Culture Shock: Jump-Starting A Credit Union's Growth Trajectory

Clyburn FCU's CEO thinks introducing a sales culture is the way to shake up his credit union's strategy to spur growth; 4 credit unions leaders offer advice.


On the last leg of his flight-and-drive journey home from a Callahan CEO roundtable in Nashville, TN, Henry Fellini mulled over the people he had met and the things he had heard. The roundtable’s participants were energetic and most of them had good near-term outlooks for their credit unions. Fellini did not have the same optimism. He had been the CEO of Clyburn Federal Credit Union for slightly more than two years.  Its headquarters was nestled in the large lakeside town of Clyburn, PA, not far from where Fellini had grown up. As he drove along the narrow, twisting river valley through the darkening forests of north central Pennsylvania, he wondered if he and his staff were in a rut.

Fellini had risen through the ranks of the credit union, starting as a teller. With some extra education, he had moved into the credit union’s management track and eventually took over for the retiring CEO. At that time, he and the board felt that “steady at the tiller” was the most prudent course for the credit union despite a year (2009) that was anything but normal.

County workers founded the credit union during the 1940s, and it had grown with reasonable assuredness through the decades. In fact, it had acquired so many SEGs in its three-county area that it was virtually, though not in reality, a community charter.

Fellini realized he had some good cards in his hand: The credit union had a solid reputation among generations of area families; the local economy had not experienced the run-up in housing prices so avoided the market crash; delinquencies were manageable. There were other positive signs, too. The Clyburn hospital was building a new wing, which meant doctors and nurses would be moving in – they would need loans for houses and cars. The big banks had largely ignored the Clyburn region, although there were a significant number of community banks with strong local roots. One, however, was rumored to be talking to a regional banking chain. Fellini considered this an opportunity to woo members.

Within the credit union, two of the most long-serving board members were retiring and younger members were running for the seats. The candidates were eager, well-educated, connected in the community, and looking to create a greater presence for Clyburn FCU in the three-county area. Fellini expected whoever won the seats would bring fresh energy to the board, present new ideas, and press new approaches.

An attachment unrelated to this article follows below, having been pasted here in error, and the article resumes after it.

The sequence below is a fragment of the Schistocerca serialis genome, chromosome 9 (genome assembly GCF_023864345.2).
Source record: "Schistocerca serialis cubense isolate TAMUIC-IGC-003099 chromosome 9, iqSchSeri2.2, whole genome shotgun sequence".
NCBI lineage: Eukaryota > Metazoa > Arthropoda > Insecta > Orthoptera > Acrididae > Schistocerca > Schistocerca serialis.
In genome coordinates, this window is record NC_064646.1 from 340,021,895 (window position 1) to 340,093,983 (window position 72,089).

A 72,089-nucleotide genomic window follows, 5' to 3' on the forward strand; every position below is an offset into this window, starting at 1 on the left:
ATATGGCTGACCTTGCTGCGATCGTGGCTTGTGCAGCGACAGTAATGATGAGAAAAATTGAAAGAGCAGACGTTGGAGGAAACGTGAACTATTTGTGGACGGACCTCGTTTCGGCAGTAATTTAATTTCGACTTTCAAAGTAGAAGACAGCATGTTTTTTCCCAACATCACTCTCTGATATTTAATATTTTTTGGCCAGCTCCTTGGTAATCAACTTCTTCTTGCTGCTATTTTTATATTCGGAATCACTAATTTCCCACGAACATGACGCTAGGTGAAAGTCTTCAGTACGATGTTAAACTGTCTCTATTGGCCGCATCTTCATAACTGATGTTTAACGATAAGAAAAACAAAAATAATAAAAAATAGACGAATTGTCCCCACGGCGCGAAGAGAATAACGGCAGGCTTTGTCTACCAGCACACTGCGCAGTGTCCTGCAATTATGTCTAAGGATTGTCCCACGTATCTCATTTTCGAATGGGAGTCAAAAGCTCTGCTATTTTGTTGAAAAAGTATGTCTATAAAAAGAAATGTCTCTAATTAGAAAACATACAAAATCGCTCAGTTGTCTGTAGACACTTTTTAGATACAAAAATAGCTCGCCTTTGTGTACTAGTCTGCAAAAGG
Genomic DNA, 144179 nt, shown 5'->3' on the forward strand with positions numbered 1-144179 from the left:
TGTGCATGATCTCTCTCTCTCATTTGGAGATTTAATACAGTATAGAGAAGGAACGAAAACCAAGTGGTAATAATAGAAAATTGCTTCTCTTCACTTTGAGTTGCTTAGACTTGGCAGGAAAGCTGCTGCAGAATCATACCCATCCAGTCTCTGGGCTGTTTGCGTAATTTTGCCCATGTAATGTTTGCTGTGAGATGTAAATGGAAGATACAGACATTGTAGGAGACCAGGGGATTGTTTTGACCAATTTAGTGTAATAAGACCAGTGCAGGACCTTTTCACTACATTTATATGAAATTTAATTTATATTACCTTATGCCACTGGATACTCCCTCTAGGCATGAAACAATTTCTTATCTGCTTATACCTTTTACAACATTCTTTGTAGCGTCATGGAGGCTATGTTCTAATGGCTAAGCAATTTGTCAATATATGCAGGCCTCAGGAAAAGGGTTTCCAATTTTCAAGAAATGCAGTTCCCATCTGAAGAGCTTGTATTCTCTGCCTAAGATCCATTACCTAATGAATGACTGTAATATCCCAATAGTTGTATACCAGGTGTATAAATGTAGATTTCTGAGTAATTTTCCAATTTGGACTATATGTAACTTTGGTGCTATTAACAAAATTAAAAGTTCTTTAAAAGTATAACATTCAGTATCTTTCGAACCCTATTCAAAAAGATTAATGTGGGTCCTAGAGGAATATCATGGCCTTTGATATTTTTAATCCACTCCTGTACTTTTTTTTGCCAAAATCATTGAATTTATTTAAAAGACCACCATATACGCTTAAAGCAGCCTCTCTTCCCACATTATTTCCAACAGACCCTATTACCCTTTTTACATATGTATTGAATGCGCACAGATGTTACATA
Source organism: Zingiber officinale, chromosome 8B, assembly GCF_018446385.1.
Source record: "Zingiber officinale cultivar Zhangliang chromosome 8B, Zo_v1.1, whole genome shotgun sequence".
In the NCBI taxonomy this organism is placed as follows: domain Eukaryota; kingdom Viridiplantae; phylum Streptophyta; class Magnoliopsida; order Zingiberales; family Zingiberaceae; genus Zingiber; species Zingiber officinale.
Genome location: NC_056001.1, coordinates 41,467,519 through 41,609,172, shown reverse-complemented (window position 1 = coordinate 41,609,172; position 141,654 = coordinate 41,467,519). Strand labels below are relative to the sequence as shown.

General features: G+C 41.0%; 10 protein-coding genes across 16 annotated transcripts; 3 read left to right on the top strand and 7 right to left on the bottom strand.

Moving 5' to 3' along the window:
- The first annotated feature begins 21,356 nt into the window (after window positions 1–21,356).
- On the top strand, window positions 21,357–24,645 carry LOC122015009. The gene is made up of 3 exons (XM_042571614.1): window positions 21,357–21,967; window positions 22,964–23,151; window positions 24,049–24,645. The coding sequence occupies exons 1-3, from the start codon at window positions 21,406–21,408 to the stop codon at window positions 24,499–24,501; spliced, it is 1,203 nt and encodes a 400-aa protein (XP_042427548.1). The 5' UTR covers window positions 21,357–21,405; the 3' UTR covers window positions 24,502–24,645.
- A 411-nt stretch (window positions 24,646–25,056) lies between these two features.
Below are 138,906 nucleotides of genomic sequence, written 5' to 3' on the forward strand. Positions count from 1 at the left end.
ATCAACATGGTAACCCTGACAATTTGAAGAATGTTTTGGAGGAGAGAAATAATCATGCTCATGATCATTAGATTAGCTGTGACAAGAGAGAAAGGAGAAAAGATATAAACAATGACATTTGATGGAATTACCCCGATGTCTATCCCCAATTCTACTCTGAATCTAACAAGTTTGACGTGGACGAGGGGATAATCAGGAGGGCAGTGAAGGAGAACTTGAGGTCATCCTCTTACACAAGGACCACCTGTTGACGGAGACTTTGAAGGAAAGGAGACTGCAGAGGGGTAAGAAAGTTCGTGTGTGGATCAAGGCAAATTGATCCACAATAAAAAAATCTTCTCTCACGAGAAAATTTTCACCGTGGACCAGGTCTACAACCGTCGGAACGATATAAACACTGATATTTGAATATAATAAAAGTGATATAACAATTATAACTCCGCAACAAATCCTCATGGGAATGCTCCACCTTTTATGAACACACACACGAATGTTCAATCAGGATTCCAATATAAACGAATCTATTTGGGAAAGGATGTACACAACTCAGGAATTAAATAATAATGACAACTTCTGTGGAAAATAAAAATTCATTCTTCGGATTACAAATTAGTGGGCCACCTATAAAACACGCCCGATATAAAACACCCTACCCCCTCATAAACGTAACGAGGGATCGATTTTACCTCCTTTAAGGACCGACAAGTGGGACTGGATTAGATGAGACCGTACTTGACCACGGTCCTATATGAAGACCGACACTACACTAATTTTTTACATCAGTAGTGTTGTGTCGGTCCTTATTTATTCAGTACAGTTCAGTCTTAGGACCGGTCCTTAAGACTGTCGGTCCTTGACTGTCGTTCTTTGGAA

Still, winding along the dark river valley, ever-alert for deer, Fellini had cause for worry as well. Growth had been flat for decades; Clyburn FCU had been in the $250-million asset class for a long time and could not seem to break out of it. He wanted the credit union to reach the next level. A rate survey showed Clyburn was a leader in many products, though not all. Fellini thought that was appropriate. No credit union can lead on all rates and remain long in business. Unfortunately, despite attractive rates, members thought of Clyburn FCU for specialty loans (notably boats for the lake) but not so much for core products such as home mortgages and credit cards. And it was on such core products Fellini believed Clyburn FCU should now concentrate; he had learned at the roundtable that his peers were doing significantly better in penetration for these products.

In fact, when he used Mortgage Analyzer to evaluate Clyburn FCU’s performance, he learned the credit union was good at processing the mortgage applications it received but was doing a relatively poor job capturing total applications in the marketplace.

Moreover, its branches’ performances were not homogenous. One branch, led by a recently promoted teller who had a strong sales outlook, was doing significantly better than the other three. At these three, staff seemed unable to convert market exposure to signed loans, despite a 12-month marketing campaign.